I think investors in either camp are making a mistake to skip Mastercard. Simply put, this stalwart's scale and brand power have it lined up to ride a massive wave of digital-payments growth around the world in the decades ahead.
Mastercard has a massive economic moat in its trusted, well-known payments network that gives it a massive network effect advantage. Having a relationship -- whether as a cardholder, accepting merchant, or a bank that issues Mastercard -- gives you access to the other two. And the more of each that is a Mastercard partner, the more of the others that want access. That's a killer advantage.
This economic moat is why Mastercard's stock has consistently outperformed the S&P 500 on just about every three-, five-, and 10-year period since going public, and is likely to continue outperforming. It's also likely the reason why Mastercard is in the Berkshire Hathaway portfolio.
One last thing: The yield may be low, but the dividend growth is incredible. Here's how much it's increased since being implemented, juicing Mastercard's total returns an extra 570%:
That's a lot of juice from a relatively low dividend yield, powered by incredible growth.
Investors can win with Berkshire's biggest stock holding
Keith Noonan (Apple): The company has been on an incredible run. It's posted a total return of roughly 675% over the last decade, with gains spurred by strong sales for its hardware and impressive growth in the software and services space. In light of that gravity-defying performance, it's not unreasonable to wonder whether the tech giant still has room for big growth.
Apple already has an eye-catching market capitalization of roughly $2.45 trillion, and it sits atop the list of the world's most valuable companies. While relative growth will be tougher to come by as the company continues to increase in size, Apple still has an unmatched position in the consumer electronics industry. Technology will only become increasingly important in the average person's daily life, and Apple is fantastically positioned to capitalize on some of the world's biggest emerging technology trends.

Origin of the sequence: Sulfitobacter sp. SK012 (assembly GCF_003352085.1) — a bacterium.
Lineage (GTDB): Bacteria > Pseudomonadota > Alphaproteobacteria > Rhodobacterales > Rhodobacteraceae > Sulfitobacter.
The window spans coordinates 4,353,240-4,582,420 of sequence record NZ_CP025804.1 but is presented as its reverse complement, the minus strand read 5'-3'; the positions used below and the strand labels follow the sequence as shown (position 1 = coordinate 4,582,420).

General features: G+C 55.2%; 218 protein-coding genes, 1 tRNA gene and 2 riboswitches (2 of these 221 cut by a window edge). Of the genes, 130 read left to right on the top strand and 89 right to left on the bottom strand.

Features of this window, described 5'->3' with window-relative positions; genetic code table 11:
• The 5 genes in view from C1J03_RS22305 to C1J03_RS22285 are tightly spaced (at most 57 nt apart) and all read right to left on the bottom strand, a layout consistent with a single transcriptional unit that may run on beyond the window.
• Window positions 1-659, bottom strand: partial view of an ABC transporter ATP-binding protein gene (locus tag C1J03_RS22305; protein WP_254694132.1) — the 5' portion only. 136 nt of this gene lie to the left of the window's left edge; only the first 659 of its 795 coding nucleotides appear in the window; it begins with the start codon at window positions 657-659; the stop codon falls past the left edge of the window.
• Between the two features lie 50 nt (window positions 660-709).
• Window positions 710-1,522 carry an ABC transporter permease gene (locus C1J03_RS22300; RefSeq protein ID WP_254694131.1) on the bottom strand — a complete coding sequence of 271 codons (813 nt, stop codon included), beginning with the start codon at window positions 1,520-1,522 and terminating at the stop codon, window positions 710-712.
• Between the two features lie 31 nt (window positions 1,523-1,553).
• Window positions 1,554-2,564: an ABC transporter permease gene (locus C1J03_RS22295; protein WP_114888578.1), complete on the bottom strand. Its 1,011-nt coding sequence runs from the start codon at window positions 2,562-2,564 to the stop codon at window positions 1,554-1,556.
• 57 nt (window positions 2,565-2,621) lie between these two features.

The company's phones and tablets will play a huge role in ushering in the age of 5G networks, which will enable dramatically faster upload and download speeds that make new kinds of software applications possible. Apple is also likely to be a leader in the augmented reality (AR) space. Next-generation network technology will help pave the way for new AR hardware and software applications, and Apple's current leadership position in mobile and wearable computing suggests that the company is likely to be one of the biggest winners if augmented reality takes off.
With the company's dividend yield coming in at roughly 0.6% despite years of strong payout growth, it might come as a surprise to hear that Apple's dividend posted a much greater yield at earlier dates. Consider that the stock yielded more than 2.6% for a stretch of time back in 2013. Apple has boosted its payout 132.5% since it began paying a dividend in 2012, but market-crushing capital appreciation has outpaced payout growth. Not to worry. The technology leader should be able to continue posting strong earnings growth and hiking its dividend payout, and long-term investors will likely see strong impressive returns from the stock.